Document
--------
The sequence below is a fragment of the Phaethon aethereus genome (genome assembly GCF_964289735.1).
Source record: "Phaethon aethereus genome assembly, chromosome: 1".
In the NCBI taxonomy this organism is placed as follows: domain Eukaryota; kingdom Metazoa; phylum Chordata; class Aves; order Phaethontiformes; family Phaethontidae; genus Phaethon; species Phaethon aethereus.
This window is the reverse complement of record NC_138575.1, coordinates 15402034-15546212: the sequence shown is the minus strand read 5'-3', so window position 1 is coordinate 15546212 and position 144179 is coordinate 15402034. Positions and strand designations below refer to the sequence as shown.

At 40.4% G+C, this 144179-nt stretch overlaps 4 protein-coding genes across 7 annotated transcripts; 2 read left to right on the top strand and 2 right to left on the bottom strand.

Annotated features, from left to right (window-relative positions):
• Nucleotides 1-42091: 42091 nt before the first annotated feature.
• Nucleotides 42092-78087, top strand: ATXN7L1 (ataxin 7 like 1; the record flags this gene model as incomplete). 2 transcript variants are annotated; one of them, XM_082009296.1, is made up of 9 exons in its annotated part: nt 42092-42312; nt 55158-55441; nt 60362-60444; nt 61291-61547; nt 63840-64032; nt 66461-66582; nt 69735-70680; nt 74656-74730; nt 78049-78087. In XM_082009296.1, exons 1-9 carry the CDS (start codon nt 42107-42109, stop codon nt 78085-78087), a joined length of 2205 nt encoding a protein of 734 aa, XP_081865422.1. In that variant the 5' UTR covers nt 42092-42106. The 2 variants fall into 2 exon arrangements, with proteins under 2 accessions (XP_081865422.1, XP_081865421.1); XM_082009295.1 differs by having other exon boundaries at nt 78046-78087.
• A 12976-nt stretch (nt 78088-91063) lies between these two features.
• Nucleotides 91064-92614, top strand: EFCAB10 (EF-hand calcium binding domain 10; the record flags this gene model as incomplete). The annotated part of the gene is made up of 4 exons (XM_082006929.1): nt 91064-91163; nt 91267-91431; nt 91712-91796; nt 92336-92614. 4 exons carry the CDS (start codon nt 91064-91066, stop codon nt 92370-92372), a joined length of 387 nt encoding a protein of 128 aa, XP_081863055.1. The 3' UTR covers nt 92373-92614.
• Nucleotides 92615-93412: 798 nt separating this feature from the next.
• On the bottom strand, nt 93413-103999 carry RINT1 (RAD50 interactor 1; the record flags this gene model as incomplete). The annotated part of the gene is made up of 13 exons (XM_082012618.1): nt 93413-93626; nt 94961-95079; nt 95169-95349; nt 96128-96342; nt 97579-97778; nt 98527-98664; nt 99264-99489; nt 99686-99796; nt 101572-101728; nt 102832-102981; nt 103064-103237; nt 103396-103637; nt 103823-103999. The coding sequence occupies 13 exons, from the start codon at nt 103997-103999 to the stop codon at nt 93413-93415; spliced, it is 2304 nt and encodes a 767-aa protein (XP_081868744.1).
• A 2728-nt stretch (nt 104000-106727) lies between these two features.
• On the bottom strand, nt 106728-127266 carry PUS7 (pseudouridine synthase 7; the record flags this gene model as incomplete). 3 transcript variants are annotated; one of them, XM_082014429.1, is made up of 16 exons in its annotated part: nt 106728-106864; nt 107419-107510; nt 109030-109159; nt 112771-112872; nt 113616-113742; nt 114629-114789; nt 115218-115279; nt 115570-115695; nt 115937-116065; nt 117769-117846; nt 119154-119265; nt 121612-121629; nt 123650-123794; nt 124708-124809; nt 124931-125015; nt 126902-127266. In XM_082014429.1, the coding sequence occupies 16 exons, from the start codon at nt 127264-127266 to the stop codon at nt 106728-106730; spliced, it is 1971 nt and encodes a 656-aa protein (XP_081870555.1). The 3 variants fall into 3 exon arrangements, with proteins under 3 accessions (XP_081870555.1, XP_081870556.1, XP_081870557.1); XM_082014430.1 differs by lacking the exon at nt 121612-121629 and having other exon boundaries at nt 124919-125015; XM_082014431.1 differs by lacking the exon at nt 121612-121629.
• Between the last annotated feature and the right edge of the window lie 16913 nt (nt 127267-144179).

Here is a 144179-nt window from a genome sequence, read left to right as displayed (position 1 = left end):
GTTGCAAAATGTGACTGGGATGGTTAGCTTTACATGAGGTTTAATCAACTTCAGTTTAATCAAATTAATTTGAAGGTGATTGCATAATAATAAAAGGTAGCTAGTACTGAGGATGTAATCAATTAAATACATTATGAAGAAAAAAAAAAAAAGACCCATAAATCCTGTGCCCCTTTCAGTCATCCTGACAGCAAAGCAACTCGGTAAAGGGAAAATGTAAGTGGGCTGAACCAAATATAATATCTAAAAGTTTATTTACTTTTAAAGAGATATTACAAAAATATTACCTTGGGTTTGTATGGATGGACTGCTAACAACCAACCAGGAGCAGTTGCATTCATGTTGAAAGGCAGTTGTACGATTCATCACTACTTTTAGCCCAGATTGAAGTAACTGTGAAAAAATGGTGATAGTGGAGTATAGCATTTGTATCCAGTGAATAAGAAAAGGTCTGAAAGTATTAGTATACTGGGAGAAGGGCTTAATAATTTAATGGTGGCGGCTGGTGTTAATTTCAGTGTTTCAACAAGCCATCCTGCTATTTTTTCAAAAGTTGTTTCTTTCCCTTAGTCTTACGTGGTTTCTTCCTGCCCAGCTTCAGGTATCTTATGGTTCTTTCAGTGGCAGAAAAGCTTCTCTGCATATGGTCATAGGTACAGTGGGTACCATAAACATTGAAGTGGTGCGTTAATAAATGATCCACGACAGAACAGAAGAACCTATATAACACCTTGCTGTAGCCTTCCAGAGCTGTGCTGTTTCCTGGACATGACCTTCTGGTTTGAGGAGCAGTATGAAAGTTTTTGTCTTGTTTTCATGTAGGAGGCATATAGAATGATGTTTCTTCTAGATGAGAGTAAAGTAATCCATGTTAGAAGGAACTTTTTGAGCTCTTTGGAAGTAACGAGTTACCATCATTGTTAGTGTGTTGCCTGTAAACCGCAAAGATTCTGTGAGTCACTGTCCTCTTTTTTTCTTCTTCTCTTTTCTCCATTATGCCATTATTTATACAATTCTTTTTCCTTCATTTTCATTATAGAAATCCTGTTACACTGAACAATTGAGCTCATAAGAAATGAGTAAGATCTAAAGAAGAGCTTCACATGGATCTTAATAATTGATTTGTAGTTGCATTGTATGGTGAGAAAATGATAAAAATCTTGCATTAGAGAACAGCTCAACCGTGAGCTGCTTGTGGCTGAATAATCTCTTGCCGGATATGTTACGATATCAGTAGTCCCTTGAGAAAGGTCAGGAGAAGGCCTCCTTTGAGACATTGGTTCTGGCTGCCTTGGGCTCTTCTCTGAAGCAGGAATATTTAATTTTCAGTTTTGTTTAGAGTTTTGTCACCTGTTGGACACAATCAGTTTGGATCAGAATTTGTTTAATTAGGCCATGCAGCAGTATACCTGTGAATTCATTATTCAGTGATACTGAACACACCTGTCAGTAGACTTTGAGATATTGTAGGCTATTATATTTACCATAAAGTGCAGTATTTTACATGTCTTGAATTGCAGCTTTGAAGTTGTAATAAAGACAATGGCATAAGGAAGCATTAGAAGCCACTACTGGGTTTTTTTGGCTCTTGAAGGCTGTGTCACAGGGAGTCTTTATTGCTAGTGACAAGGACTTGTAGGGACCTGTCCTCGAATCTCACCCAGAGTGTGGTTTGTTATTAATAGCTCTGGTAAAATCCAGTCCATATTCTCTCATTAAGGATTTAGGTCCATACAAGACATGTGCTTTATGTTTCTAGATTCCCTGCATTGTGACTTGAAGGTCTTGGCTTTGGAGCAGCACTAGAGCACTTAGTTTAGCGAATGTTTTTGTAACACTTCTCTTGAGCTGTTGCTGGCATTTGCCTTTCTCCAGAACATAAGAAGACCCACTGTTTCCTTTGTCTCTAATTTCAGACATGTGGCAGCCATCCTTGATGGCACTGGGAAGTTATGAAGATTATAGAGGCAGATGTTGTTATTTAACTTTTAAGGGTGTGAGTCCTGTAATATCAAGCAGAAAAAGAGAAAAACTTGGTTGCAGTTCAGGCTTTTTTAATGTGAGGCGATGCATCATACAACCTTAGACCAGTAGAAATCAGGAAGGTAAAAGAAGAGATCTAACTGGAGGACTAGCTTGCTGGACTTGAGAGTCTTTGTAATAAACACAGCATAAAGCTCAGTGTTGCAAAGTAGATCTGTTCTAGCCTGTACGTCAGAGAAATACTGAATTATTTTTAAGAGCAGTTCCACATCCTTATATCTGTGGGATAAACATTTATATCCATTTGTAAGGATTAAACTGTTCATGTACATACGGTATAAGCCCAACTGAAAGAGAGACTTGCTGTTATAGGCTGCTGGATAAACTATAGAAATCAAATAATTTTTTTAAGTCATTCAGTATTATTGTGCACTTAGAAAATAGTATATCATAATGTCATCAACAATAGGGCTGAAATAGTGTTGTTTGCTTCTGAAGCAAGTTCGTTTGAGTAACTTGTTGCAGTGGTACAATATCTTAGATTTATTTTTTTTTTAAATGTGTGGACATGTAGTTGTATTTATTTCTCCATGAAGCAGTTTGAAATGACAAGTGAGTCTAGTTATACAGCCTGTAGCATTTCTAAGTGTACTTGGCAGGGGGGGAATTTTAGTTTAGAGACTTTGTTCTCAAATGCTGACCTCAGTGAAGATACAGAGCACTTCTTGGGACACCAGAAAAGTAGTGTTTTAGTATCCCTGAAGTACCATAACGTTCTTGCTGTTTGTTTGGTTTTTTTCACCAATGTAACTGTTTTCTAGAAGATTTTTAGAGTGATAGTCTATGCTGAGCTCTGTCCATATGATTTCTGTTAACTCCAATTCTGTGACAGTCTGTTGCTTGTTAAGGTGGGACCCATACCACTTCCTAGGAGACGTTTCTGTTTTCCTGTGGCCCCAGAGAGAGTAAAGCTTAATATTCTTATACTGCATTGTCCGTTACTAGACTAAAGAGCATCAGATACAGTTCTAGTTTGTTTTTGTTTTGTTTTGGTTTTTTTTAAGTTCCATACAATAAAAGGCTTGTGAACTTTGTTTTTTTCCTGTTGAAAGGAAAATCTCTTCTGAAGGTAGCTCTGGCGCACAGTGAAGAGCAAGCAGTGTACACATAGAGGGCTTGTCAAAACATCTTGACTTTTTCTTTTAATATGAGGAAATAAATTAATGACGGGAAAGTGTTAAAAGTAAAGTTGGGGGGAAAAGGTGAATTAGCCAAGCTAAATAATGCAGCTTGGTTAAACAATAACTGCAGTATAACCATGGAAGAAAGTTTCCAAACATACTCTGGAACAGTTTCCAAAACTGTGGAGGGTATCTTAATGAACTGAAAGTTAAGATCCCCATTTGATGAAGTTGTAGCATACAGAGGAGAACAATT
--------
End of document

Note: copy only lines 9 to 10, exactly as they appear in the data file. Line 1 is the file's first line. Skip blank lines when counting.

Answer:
• A 12976-nt stretch (nt 78088-91063) lies between these two features.
• Nucleotides 91064-92614, top strand: EFCAB10 (EF-hand calcium binding domain 10; the record flags this gene model as incomplete). The annotated part of the gene is made up of 4 exons (XM_082006929.1): nt 91064-91163; nt 91267-91431; nt 91712-91796; nt 92336-92614. 4 exons carry the CDS (start codon nt 91064-91066, stop codon nt 92370-92372), a joined length of 387 nt encoding a protein of 128 aa, XP_081863055.1. The 3' UTR covers nt 92373-92614.